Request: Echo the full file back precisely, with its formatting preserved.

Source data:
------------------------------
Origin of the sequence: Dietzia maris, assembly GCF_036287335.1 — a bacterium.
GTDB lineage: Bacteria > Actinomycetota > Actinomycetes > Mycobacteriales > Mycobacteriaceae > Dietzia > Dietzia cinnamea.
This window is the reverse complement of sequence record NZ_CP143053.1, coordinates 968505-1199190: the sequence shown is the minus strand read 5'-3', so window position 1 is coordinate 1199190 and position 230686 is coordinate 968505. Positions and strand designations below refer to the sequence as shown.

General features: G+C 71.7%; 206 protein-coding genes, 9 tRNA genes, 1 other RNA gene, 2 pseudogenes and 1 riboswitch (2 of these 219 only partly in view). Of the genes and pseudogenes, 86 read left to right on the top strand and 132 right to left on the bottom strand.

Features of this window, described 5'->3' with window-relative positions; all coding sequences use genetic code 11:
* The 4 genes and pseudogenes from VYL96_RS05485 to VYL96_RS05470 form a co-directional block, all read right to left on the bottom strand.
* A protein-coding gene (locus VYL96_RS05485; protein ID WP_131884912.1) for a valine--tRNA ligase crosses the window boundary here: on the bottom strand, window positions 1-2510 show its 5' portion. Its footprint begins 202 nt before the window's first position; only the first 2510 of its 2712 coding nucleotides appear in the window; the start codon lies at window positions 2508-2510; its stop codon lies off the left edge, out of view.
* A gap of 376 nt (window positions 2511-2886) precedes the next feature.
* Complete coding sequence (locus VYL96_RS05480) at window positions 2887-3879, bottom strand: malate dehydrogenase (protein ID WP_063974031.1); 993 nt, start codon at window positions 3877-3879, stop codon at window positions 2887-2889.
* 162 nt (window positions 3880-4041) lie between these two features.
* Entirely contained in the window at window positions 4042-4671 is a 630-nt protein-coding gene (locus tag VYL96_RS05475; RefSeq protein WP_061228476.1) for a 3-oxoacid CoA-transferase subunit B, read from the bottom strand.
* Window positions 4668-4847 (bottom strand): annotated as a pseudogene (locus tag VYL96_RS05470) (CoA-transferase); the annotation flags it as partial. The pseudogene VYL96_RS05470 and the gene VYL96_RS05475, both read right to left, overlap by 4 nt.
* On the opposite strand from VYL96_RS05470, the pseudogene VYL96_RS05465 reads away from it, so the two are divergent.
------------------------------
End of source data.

Origin of the sequence: Dietzia maris, assembly GCF_036287335.1 — a bacterium.
GTDB lineage: Bacteria > Actinomycetota > Actinomycetes > Mycobacteriales > Mycobacteriaceae > Dietzia > Dietzia cinnamea.
This window is the reverse complement of sequence record NZ_CP143053.1, coordinates 968505-1199190: the sequence shown is the minus strand read 5'-3', so window position 1 is coordinate 1199190 and position 230686 is coordinate 968505. Positions and strand designations below refer to the sequence as shown.

General features: G+C 71.7%; 206 protein-coding genes, 9 tRNA genes, 1 other RNA gene, 2 pseudogenes and 1 riboswitch (2 of these 219 only partly in view). Of the genes and pseudogenes, 86 read left to right on the top strand and 132 right to left on the bottom strand.

Features of this window, described 5'->3' with window-relative positions; all coding sequences use genetic code 11:
* The 4 genes and pseudogenes from VYL96_RS05485 to VYL96_RS05470 form a co-directional block, all read right to left on the bottom strand.
* A protein-coding gene (locus VYL96_RS05485; protein ID WP_131884912.1) for a valine--tRNA ligase crosses the window boundary here: on the bottom strand, window positions 1-2510 show its 5' portion. Its footprint begins 202 nt before the window's first position; only the first 2510 of its 2712 coding nucleotides appear in the window; the start codon lies at window positions 2508-2510; its stop codon lies off the left edge, out of view.
* A gap of 376 nt (window positions 2511-2886) precedes the next feature.
* Complete coding sequence (locus VYL96_RS05480) at window positions 2887-3879, bottom strand: malate dehydrogenase (protein ID WP_063974031.1); 993 nt, start codon at window positions 3877-3879, stop codon at window positions 2887-2889.
* 162 nt (window positions 3880-4041) lie between these two features.
* Entirely contained in the window at window positions 4042-4671 is a 630-nt protein-coding gene (locus tag VYL96_RS05475; RefSeq protein WP_061228476.1) for a 3-oxoacid CoA-transferase subunit B, read from the bottom strand.
* Window positions 4668-4847 (bottom strand): annotated as a pseudogene (locus tag VYL96_RS05470) (CoA-transferase); the annotation flags it as partial. The pseudogene VYL96_RS05470 and the gene VYL96_RS05475, both read right to left, overlap by 4 nt.
* On the opposite strand from VYL96_RS05470, the pseudogene VYL96_RS05465 reads away from it, so the two are divergent.